Sharing = Caring? – Asymmetric RNA Segregation depends on the replicative age of cells
When a cell divides, the correct distribution of cellular content, such as RNAs, to daughter cells is essential. By tagging RNAs with the new diSpinach aptamer in combination with a self-made microfluidics device, researchers at the Institute of Functional Epigenetics (IFE) at Helmholtz Munich followed RNAs over multiple cellular divisions in order to study the dynamics of RNA inheritance at the single-cell level.
During each round of cell division, many cellular components have to be duplicated and accurately distributed among the mother and the daughter cell so that both contain all the components required for cell viability and fitness. However, in some cases, the distribution of the components is not equal. This asymmetric segregation is essential for cell viability, adaptation to changing environments, evolutionary fitness, as well as for the development of multicellular organisms.
In budding yeast, for example, damaged material is asymmetrically distributed and accumulates in the mother cells to support rejuvenation of their daughter cells. In mammals, a dysregulation of asymmetric inheritance could trigger cancer development. While in the last decades a lot was learned about replicative aging, there are only a few studies that address how replicative age affects asymmetric RNA inheritance.
A novel technique to study asymmetric inheritance in single cells
To this end, the research team around Igor Kukhtevich, a Postdoc at the IFE and the first author of the study, developed an approach to study the asymmetric distribution of RNAs in single cells by live-cell microscopy. “We tagged the RNA by introducing the new ‘light-up’ diSpinach RNA aptamer into the corresponding gene. This RNA aptamer binds different fluorophores that can be easily added to the culturing media and allows for visualization of the RNA under the microscope”, explained I. Kukhtevich. The researchers combined their tagging approach with a self-made microfluidic device that enables parallel long-term imaging of cells over multiple rounds of cell division. “Our novel approach can not only be used for quantifying RNA and protein levels over time but also allowed us to track the RNA transport from mother to daughter cells”, Igor added.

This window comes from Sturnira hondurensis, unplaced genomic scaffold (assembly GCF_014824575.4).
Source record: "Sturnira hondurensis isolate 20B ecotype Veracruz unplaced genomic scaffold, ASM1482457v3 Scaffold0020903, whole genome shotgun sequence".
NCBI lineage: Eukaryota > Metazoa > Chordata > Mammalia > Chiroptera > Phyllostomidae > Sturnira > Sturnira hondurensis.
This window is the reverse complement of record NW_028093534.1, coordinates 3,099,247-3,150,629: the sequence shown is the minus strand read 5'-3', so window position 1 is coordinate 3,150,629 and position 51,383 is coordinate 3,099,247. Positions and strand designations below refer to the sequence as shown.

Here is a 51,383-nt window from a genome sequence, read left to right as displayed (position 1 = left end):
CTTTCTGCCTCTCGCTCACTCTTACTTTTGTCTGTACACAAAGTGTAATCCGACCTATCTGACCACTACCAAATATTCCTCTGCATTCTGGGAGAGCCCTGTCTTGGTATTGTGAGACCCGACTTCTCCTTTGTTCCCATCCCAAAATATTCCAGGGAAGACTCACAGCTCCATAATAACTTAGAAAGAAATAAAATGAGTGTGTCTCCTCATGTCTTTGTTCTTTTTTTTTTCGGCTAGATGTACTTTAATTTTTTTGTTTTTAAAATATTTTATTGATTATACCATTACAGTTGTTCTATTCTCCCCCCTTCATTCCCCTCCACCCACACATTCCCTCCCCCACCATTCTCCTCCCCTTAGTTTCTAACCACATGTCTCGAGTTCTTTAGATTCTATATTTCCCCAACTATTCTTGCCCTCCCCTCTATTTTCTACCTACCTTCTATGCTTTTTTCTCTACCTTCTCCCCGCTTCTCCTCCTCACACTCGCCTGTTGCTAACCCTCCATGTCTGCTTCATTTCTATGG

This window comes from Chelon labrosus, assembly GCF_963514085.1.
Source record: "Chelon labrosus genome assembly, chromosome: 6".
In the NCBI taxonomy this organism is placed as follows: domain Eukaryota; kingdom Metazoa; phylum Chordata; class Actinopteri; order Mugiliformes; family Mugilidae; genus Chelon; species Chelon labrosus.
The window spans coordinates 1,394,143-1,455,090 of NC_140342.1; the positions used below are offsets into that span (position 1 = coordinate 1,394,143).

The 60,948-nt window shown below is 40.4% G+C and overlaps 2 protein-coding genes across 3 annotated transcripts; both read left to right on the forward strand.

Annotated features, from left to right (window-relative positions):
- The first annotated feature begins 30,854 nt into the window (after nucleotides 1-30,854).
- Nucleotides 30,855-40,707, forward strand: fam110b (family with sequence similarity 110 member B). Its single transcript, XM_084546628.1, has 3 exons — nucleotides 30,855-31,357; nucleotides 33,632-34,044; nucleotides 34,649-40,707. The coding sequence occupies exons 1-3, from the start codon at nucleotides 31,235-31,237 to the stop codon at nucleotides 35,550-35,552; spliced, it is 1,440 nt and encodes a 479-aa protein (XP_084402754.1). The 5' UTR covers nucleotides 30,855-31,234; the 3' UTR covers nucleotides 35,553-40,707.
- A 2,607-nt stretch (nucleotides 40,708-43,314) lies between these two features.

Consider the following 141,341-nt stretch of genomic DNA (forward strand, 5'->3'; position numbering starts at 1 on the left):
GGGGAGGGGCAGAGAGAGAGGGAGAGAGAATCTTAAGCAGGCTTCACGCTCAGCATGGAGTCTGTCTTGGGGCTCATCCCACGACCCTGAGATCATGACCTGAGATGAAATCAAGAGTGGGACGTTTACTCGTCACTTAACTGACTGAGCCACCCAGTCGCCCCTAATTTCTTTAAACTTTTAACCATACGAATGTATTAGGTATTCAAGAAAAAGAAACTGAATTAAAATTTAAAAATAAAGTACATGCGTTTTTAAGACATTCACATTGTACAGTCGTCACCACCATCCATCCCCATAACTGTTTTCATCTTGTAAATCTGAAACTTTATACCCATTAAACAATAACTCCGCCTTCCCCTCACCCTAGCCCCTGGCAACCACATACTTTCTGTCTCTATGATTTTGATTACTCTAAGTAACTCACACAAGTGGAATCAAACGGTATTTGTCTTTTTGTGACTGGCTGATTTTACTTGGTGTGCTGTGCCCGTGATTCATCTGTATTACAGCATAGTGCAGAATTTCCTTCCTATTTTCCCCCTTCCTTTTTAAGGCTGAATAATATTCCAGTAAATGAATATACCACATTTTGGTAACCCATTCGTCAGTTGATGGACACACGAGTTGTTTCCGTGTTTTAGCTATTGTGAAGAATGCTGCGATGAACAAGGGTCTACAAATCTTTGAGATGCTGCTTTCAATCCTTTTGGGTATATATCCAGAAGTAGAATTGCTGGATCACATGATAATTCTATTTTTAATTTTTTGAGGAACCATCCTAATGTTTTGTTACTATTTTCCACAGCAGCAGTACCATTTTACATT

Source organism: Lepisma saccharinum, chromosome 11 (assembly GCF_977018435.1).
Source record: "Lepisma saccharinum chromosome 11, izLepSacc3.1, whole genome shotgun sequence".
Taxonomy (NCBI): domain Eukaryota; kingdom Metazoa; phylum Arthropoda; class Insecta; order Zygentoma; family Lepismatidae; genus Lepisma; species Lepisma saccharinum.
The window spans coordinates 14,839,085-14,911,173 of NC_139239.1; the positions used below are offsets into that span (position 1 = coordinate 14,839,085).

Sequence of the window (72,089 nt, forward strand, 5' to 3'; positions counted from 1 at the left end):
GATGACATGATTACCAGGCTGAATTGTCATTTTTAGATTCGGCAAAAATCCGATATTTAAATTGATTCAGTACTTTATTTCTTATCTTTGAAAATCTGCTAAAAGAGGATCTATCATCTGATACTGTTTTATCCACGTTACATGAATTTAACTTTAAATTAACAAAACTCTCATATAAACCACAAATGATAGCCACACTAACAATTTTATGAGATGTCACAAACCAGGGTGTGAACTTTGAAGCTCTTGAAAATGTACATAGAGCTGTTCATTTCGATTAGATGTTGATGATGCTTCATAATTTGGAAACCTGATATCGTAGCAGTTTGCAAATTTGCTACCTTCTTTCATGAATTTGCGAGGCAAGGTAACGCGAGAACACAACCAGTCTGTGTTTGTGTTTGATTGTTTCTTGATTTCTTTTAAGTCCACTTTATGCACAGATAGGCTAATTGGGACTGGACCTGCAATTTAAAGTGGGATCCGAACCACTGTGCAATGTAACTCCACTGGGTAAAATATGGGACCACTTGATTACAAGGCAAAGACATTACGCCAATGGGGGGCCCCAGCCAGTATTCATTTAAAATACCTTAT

Loss of asymmetric RNA inheritance is linked to the replicative age of mother cells
Interestingly, the researchers found that during cell division, more of specific RNAs is segregated into daughters than retained in mother cells. “Our next step was to identify how this asymmetric distribution of RNA is established. After manipulating the RNA transport machinery, we could observe that the RNA signal in the daughter cell is lower than before.”, said Robert Schneider, Director of the IFE and corresponding author. “This means that the asymmetric segregation of RNA during cell division is an active process.” The group of researchers investigated next whether the RNA distribution during replicative aging – and indeed, this is what they observe. Older mothers share less RNA with their daughters than younger ones.
Altogether, the results show for the first time how RNA is actively inherited over multiple generations and that the replicative age of cells plays an important role in the process. “This study is just a start. With our approach, we now can uncover the molecular principles of RNA transport and inheritance”, concluded R. Schneider. “Moreover, it can be used to address key questions about phenotypic heterogeneity, as observed in cancer cells, for example.”